Full text: Remote sensing for resources development and environmental management (Volume 1)

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Symposium on Remote Sensing for Resources Development and Environmental Management / Enschede / August 1986 
Theoretic reflection modelling of soil surface properties 
B.P.J.van den Bergh & B.A.M.Bouman 
Agricultural University, Wageningen, Netherlands 
ABSTRACT: For a theoretical approach to surface reflection modelling,soil surface properties are divided on two 
levels of distinct influence on reflection. On the first level, an attempt is made to formulate the influence 
of particle size, mineralogical composition and moisture content and reflection. The developed equations are ba 
sed on the Lambert attenuation law of radiation in diffusing media. 
A natural soil surface is a heterogeneous combination 
of various elements of different composition, size, 
shape and spatial distribution. The combination of the 
se elements can be described in terms of soil proper 
ties such as textural class, mineralogical composition, 
organic matter and moisture content. Further, a soil 
surface has a certain roughness. There may be the 
presence of aggregates, rills, crusts and/or the ef 
fects of human influence like ploughing or harrowing. 
Soil surfaces may also contain stones, boulders, plant 
debris and other materials. Plant life in various 
forms between algae and trees may be present, while 
animal activity can have an important impact on the 
structure of the surface. Finally, this whole com 
plex of surface elements has a certain spatial orien 
tation viz: slope and exposition. 
For a theoretical approach of reflection from a natu 
ral land surface, a division in two levels of surface 
properties is suggested. The first will be called 
"the intrinsic soil surface" and the second the "bare 
land surface" (the presence of vegetation will not be 
considered in this study). 
Modelling reflectance from bare land surfaces 
The intrinsic soil surface is defined in terms of 
optical parameters:"a heterogeneous combination of 
reflective and absorptive elements in a solid, liquid 
or gaseous state, arranged in a specific spatial dis 
tribution and orientation. The dimension of these ele 
ments is such that the reflective process at this 
intrinsic level is governed by multiple reflections 
and re-reflections from these elements. The reflec 
tion from this intrinsic surface is thus the result 
of multiple internal reflections (mutually influen 
cing each other) and hence the theory of diffuse re 
flection should serve as a basis for further theore 
tical model building. On this level grain size and 
grain size distribution, shape and frosting of the 
grains, mineralogy, content and nature of organic mat 
ter and moisture content should be included as para 
meters in a model. 
The bare land surface is defined as a combination of 
intrinsic soil and non-soil surface segments, arran 
ged in acertain spatial distribution and orientation. 
Here, following Cooper and Smith, 1985, only varia 
tions in reflection arising from macroscopic features 
of a soil (large enough that diffraction by the irre 
gularities of the surface may be neglected) are consi 
dered. A bare soil surface has a certain roughness of 
many geometrically different intrinsic soil surface 
segments. Also, non-soil elements like stones and boul 
ders are included here, as well as slope and exposition 
of the surface as a whole. 
Above division in two surface levels is based on the 
dimensions of the surface elements relative to the re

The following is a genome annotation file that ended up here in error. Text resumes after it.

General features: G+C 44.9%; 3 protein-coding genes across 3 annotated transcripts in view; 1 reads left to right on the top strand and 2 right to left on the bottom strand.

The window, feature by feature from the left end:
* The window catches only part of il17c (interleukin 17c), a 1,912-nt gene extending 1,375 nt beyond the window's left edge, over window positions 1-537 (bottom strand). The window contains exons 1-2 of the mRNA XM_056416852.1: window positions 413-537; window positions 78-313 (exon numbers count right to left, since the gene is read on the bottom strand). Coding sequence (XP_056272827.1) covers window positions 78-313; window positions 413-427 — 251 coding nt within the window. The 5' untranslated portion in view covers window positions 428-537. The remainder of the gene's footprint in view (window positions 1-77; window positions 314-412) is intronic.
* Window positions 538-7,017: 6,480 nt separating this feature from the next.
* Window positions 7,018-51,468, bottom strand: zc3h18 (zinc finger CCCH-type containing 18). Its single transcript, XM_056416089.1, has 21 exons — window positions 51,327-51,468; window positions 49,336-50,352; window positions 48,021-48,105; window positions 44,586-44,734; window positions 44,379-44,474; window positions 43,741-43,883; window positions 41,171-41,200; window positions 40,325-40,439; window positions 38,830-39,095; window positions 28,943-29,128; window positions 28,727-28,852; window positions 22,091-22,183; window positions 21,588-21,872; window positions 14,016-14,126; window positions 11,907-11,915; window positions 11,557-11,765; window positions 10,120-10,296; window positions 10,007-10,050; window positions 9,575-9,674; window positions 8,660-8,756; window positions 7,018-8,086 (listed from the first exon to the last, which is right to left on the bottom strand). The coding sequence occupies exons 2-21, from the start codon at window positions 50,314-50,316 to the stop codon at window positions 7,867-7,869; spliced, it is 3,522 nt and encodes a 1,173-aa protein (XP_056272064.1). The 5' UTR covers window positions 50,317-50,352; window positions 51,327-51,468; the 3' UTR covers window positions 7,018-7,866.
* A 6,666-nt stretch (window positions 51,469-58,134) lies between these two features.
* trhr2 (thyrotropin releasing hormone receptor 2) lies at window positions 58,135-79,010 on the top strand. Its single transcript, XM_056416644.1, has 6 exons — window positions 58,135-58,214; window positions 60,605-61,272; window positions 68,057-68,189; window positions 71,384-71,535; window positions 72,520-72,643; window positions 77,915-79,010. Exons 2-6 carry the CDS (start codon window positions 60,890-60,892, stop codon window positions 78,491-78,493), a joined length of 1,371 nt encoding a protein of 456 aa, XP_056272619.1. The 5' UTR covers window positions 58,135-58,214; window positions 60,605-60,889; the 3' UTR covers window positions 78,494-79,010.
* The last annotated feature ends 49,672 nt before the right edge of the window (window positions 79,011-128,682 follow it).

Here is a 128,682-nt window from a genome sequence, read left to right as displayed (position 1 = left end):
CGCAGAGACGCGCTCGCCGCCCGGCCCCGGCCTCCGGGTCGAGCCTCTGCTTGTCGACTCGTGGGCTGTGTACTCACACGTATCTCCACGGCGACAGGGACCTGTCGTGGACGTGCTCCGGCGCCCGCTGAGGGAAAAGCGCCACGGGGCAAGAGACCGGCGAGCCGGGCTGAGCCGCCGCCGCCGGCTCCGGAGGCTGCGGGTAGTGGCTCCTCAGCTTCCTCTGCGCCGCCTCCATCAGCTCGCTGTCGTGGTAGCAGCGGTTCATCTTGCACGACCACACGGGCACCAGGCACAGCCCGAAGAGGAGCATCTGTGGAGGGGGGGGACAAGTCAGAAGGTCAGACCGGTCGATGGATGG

flective processes invoved. By this division, a hier 
archical ordening in the reflection influencing surfa 
ce properties is achieved. Modelling of the bare land 
surface reflection is super imposed on modelling of the 
intrinsic soil surface reflection. The approach is gra 
dual in which, started from the skeleton of the soil, 
different parameters are introduced in the model. In 
this paper, attention will be paid to modelling at the 
intrinsic soil surface level only; more specifically 
to the parameters particle size, mineralogy and moistu 
re content. 
At this level, the equation of Lambert-Beer serves as 
a basis for further elaboration. This equation descri 
bes reflectance r from diffusing media in the optical 
r = i/l = exp(-kd) eq.l 
and hence: 
Ln(r) = -kd eq.2 
in which: r = reflectance 
I = intensity of incident radiation (W/sr/u) 
I = intensity of reflected radiation (W/sr/ju) 
k = coefficient of absorption 
d = mean penetrated layer thickness 
The coefficient of absorption k is a characteristic of 
the absorbing components of the medium, while mean pe 
netrated layer thickness d depends on the geometrical 
structure and texture of the medium. Both properties 
are a function of the wavelength of incident radiation. 
By calculating Ln(r), whereby r is measured for soil 
samples of different variables, attempts can be made to 
relate the coefficients k and d to these variables. 
Since only limited laboratory measurements of reflec 
tance could be performed, use has been made of measu 
rements presented in literature. Own laboratory mea 
surements have been carried out with a NIWARS-spectro- 
fotometer, measuring bidirectional reflectance in the 
range of 0.3 to 2.4 ^om. (Bunnik, 1978). 
The influence of particle size 
The mean penetrated layer thickness was studied in re 
lation to particle diameter of sorted soil samples. In 
1965, Bowers and Hanks (B&H) published the results of 
a study to the effect of particle size on reflectance 
at different wavelengths in the optical range. These 
reflectance measurements of samples of kaolinite and 
bentonite clays are used here for further investiga 
tion, thereby introducing the following two hypotheses 
1) d is dependent on wavelength and on particle size 
2) k is dependent on wavelength but not on particle 

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